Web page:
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Hogan, in New Hampshire, sees ‘lane’ for 2024; says Trump’s sway over GOP ‘diminished’

Two-term Maryland Gov. Larry Hogan says he will potentially launch a Republican presidential campaign if he sees “there’s a possible road to victory, that there’s a lane and I have an opportunity.”

However, in an interview with Fox News in New Hampshire, Hogan cautioned that he would not run just for the sake of running, emphasizing “I’m not going to go on a wild goose chase or a suicide mission.”

Hogan was interviewed as he arrived on Monday for a jam-packed day and a half barnstorming swing through the state that, for a century, has held the first primary in the race for the White House.

The governor is meeting with several business groups on front lines of economy, including the New Hampshire Commercial Investment Board of Realtors, Associated Builders and Contractors New Hampshire/Vermont, and the New Hampshire Home Builders Association during his trip, which was first reported by Fox News on Sunday. He is also showcasing a new inflation relief plan from the pro-Hogan public advocacy group An America United. 


The five-point plan aims to provide struggling Americans with immediate economic relief. The proposals call for restoring America’s energy independence, stopping inflation tax hikes, reducing job-killing red tape, ending reckless federal government spending and suspending the federal gas tax.

“Our plan is almost exactly what we’ve accomplished in Maryland over the past eight years when I came in and turned an economy that was 49th out of 50 states and took it to number six. It was the biggest economic turnaround in America,” Hogan touted.

“I’m a Republican governor in the bluest state in the country with a 70% progressive legislature, but I cut taxes eight years in a row by $4.8 billion, something that you know, we ought to be looking at it the federal government,” the governor emphasized.


Hogan said part of his goal in stopping in New Hampshire “is to actually listen to people, so I’m meeting with small business owners and people in various industries and hardworking folks…. to hear the kinds of things that they’re having to deal with. And I’m also going to talk about what we’ve accomplished in our state and, and what I think we need to do as a country.”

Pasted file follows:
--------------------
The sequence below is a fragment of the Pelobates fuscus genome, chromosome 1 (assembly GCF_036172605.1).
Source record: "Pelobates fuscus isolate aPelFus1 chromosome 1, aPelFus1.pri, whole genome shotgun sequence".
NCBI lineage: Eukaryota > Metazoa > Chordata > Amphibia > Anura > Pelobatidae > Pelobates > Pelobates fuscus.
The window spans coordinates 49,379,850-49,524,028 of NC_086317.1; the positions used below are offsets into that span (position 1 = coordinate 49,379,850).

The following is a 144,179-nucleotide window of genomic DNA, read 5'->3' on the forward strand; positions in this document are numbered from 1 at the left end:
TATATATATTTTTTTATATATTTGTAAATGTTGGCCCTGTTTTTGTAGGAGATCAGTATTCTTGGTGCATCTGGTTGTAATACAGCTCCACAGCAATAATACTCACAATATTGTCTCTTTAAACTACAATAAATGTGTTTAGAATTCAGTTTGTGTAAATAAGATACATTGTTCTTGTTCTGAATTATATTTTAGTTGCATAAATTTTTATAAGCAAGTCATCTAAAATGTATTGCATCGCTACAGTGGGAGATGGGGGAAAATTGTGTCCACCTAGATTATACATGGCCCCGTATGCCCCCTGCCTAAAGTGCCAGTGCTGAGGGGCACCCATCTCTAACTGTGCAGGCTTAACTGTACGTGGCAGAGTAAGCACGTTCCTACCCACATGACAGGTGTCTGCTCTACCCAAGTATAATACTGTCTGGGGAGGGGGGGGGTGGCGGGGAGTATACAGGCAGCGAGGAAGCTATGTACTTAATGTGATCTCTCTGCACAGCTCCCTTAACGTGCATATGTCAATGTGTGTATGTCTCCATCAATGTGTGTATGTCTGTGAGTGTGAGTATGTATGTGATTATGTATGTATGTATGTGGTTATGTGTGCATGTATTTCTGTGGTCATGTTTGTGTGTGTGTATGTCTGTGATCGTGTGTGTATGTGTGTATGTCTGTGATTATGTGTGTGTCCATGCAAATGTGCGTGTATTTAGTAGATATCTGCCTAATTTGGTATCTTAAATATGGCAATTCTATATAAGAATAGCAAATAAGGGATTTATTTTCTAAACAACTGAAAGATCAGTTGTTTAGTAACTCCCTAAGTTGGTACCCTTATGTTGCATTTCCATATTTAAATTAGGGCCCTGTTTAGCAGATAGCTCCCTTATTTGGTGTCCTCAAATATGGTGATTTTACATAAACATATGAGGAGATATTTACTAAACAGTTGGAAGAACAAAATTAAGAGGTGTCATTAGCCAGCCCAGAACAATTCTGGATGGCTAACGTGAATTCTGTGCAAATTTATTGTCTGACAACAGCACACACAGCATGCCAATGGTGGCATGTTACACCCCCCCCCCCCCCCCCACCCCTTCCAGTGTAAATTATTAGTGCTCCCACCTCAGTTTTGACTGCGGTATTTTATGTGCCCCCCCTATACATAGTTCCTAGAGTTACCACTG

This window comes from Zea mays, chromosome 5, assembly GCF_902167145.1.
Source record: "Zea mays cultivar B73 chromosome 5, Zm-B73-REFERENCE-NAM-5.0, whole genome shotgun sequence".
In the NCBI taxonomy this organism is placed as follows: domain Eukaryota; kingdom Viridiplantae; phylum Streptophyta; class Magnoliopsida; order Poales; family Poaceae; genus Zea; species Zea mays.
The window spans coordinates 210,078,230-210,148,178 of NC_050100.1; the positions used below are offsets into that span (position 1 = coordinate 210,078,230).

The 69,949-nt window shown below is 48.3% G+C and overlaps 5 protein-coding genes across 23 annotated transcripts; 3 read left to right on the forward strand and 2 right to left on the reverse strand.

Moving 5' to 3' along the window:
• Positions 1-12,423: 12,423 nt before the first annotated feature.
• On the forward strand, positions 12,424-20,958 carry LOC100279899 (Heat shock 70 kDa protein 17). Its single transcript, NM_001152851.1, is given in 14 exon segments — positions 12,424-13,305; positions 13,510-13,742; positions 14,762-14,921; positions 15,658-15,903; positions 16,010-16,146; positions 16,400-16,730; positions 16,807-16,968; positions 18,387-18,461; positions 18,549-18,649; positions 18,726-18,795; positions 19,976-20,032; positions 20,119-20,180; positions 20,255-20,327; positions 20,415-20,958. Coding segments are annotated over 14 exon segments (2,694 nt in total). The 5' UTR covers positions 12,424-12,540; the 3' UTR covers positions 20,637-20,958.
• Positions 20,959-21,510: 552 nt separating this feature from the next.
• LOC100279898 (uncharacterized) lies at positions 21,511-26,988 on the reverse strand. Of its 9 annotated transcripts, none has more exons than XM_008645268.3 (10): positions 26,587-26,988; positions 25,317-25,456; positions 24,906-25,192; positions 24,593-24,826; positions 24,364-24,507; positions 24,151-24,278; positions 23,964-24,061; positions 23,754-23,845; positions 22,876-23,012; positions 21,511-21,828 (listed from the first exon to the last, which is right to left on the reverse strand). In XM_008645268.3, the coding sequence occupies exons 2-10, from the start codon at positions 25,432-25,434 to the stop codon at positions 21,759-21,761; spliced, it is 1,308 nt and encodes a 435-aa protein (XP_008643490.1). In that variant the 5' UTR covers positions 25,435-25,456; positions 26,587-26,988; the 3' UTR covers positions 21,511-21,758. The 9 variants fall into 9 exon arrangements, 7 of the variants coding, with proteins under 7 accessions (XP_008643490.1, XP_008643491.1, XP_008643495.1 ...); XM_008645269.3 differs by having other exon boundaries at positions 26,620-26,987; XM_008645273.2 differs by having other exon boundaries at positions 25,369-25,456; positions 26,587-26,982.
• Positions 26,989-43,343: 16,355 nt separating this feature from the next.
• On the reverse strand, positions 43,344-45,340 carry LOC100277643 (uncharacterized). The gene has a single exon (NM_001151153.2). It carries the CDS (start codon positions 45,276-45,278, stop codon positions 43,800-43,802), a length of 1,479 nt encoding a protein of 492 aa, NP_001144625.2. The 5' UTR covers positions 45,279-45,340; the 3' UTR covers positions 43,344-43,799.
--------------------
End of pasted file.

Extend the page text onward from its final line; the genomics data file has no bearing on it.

Hogan, who is a No Labels co-chair, kicked off his trip meeting with the New Hampshire chapter of the bipartisan advocacy group. The meeting was held at the Puritan Backroom, a famed eatery and conference center in Manchester, N.H. that for decades has been a must stop for potential or actual presidential candidates visiting the Granite State.

Hogan says any decision on launching a presidential run will come after he finishes his eight-year tenure steering Maryland. 

“I’ve made a commitment to the people of my state that I was going to be governor and I really meant that. I’m going to try to finish the job and run through the tape and be the best governor I can be. And I do that job until next January,” he said. 

Hogan added that “I definitely want to see what happens in the 2022 elections. And, you know, I think there’s plenty of time next year to be thinking about what happens the following year in 2024.”

“My decision will be based on what’s the best decision for my family and… if our team believes that we have a shot and if I think there’s enough people in the country that agree with the way I think and that our solutions are the best,” he emphasized.

Hogan stressed that his decision will not be dependent on whoever else may run for the nomination, saying “it wouldn’t matter me who runs or who else is in the race.”


Former President Donald Trump repeatedly teases that he will run again for the White House, but Hogan, a vocal Republican critic of the former president, said that “I think that Trump’s effect on the party is diminished, and it’s continuing to.”

Hogan acknowledged that Trump remains the most popular and influential politician in the GOP, noting “it’s something to contend with.”

However, he argued that there is a growing percentage of “Republican primary voters that want to go in a completely different direction and are not supportive” of Trump.

Hogan told Fox News that he plans to return to New Hampshire later this year, and says he will also pay a visit to Iowa, whose caucuses have led off the presidential nominating calendar for half a century. 

However, New Hampshire, where fiscally conservative voters outnumber social conservatives in the state’s GOP base, seems like a better fit for Hogan if he launches a White House bid.

Hogan said just the right words for a New Hampshire audience, telling Fox News that “you can’t really consider any kind of a national effort without coming to New Hampshire. It’s really the most important state.”

Fox News Emmett Jones and Haley Chi-Sing contributed to this report 

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